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Electrical Wiring in the Home/Portable Generator Transfer System Question



I'm in the process of getting a portable generator wired into some sort of transfer system and have a couple of questions:

1. Transfer switch Vs Interlock Kit - I'm leaning towards Interlock kit because it is cheap and gives flexibility but I would like expert feedback on the choice. One drawback seems to be that the user may accidentally go over the limit of the generator (in my case the generator has no indication of wattage used/drawn. if that were to occur my expectation is that the generator circuit will trip and there is no harm caused to the attached devices and no other safety hazard. Can you please clarify?

2. The generator has NEMA L14-30R output (with four prongs). The  generator is rated at 7000 running watts, however, the output seems to be 3600W (120v x 30A). I think this likely has to do with the second hot leg (X or Y) in the receptacle but I'm not sure. Can you please clarify how this works and if this has any implication on the choice or wiring of the transfer switch or interlock switch.

Thanks in advance.



The interlock kit is the way to go. It is inexpensive and effective. Being able to energize any circuit in your panel is a definite advantage you just have to decide in advance what circuits you will keep on during an outage, then manage what you do keep on. The worst that can happen is the CB on the generator trips. Know what your key loads draw (wattage) so you have an idea of what your generator can handle and how many of your key loads can be on at the same time with out overloading the generator.

You will use the 4 wire 30 amp twist lock receptacle on the generator not the 120 volt 30 amp twist lock.
It does indeed give you the second "hot" leg thus increasing the full 7000 watts to your panel.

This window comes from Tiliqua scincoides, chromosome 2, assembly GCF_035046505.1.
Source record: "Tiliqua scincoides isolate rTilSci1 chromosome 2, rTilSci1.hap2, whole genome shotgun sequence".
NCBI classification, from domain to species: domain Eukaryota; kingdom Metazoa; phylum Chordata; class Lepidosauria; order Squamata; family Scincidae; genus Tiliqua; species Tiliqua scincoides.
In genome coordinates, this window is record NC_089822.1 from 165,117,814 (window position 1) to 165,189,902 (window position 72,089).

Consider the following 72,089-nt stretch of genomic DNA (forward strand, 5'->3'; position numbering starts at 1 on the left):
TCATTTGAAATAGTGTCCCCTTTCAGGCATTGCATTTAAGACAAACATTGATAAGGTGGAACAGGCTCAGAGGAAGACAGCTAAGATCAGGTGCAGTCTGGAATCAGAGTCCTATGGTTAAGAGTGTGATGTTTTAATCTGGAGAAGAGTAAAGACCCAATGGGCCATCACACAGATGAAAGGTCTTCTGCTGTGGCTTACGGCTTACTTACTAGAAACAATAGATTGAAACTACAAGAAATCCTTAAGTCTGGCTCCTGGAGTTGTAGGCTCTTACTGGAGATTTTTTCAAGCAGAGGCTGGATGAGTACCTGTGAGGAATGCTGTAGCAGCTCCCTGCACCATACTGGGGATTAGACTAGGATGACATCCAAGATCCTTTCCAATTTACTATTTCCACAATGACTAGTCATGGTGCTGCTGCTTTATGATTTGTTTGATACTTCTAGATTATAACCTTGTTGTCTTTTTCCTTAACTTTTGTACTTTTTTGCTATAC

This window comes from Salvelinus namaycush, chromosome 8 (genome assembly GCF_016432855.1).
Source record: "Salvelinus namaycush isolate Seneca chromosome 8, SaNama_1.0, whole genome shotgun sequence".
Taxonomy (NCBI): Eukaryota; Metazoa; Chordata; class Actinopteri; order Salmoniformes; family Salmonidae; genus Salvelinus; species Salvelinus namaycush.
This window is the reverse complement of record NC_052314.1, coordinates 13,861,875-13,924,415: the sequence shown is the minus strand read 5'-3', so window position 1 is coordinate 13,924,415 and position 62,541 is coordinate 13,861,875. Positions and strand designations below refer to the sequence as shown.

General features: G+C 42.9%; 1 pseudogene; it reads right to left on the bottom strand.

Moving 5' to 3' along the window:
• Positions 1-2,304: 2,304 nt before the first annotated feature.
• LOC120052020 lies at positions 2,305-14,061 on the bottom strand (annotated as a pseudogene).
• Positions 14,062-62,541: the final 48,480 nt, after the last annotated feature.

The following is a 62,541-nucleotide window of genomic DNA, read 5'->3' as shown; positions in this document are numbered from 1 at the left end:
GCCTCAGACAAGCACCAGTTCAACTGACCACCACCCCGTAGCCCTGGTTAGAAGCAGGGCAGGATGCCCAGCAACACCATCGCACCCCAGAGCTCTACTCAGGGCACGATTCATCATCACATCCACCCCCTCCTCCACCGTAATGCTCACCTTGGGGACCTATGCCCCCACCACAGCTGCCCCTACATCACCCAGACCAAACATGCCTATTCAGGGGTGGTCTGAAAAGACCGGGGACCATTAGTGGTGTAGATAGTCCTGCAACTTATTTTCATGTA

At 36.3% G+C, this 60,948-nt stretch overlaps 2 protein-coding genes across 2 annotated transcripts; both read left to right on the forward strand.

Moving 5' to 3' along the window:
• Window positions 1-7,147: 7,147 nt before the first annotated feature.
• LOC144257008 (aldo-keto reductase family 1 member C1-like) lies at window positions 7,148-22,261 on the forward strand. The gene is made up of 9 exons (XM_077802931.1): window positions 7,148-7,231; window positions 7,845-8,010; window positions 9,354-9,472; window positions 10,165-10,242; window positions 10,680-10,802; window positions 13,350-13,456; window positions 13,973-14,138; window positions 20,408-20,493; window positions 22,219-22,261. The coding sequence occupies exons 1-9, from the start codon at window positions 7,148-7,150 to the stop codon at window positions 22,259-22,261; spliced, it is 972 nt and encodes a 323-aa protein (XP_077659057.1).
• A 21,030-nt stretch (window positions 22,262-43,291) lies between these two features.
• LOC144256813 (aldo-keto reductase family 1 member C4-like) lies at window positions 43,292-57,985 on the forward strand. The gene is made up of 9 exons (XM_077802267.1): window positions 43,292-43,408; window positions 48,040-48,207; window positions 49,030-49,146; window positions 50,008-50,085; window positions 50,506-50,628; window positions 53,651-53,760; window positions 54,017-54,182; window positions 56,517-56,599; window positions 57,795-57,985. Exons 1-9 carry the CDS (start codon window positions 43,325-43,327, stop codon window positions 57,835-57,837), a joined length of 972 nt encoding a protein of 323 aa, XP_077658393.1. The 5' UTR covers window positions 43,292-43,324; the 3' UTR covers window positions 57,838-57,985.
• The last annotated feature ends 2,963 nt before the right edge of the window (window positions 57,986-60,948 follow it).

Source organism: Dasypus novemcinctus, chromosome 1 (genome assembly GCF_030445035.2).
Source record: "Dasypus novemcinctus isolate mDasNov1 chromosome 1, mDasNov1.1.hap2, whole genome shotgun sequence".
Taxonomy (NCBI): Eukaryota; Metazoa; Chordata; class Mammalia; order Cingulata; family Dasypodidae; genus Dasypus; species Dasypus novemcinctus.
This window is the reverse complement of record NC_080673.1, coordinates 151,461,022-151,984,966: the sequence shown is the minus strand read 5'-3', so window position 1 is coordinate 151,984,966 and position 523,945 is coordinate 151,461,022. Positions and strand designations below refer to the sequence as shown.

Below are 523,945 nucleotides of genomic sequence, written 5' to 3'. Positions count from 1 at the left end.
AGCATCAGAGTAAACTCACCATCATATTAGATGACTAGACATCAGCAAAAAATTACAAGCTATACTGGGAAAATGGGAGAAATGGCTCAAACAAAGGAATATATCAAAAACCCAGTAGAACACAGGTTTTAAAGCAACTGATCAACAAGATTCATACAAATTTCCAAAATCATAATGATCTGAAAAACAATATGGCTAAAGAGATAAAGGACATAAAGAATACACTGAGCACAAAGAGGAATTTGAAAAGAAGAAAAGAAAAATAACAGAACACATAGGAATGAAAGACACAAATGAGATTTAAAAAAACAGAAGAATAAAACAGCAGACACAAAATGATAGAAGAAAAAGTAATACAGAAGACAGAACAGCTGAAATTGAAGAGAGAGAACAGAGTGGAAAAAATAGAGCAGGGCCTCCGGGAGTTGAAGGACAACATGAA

The interlock kit would be the same using either twist locking receptacle.

You need the matching 30 amp 125/250 volt generator receptacle that is pre made for mounting outside. A 2 pole 30 amp breaker for your panel. 10-4 Romex run between the panel and the outdoor receptacle. The appropriate interlock kit and if the panel happens to be a newer Square D panel they make their own version of the interlock kit at half the price.

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Licensed Master Electrician (32 years) 6165B Contractor in Closter New Jersey with 40 years total experience in Residential - Commercial - Industrial work. Emergency Service - General trouble shooting and repair work - ONAN & GENERAC generator installation - Paddle fans - Kitchen & Bath exhaust fans - AC lines - Smoke detectors - Telephone lines - Cable TV lines - Computer network cabling - Exterior lighting - Recessed lighting - Security lighting - (200 - 150 - 100 amp service up grades) - Electric Heat - New circuits - New appliance hook ups - and more ! FREE ESTIMATES 201-358-1552 Fully Insured


Licensed contractor in Closter New Jersey.

"The Frank Williams School of Electrical Construction". My dear old boss is 100 ! and still going God Bless him. I started working for "Tenafly Electric" right out of high school at 19. He was tough but I learned more working for him in 8 and half years than most guys. We did mostly industrial work while doing some commercial and residential so I was fortunate to be exposed to all 3 areas of electrical construction. The guys I worked with were all good guys and I stay in touch with some of them still. Most of us went into our own buisness's which says something about the caliber of the guys I worked with. We had some interesting clients : Wella Corp. of shampoo fame, Farah Fawcett etc, I didn't buy shampoo for 10 years. It was a great place to work. Pan Am the former airline just before they went under, another great place to work, nice clean environment. C&C Metals, the largest button manufacturer in the US at that time, a not so clean environment but a very interesting place to work, lots of machine's cranking out buttons of all kinds but you had to be on your toes, it was a potentially dangerous place to be . All kinds of action going on around you.

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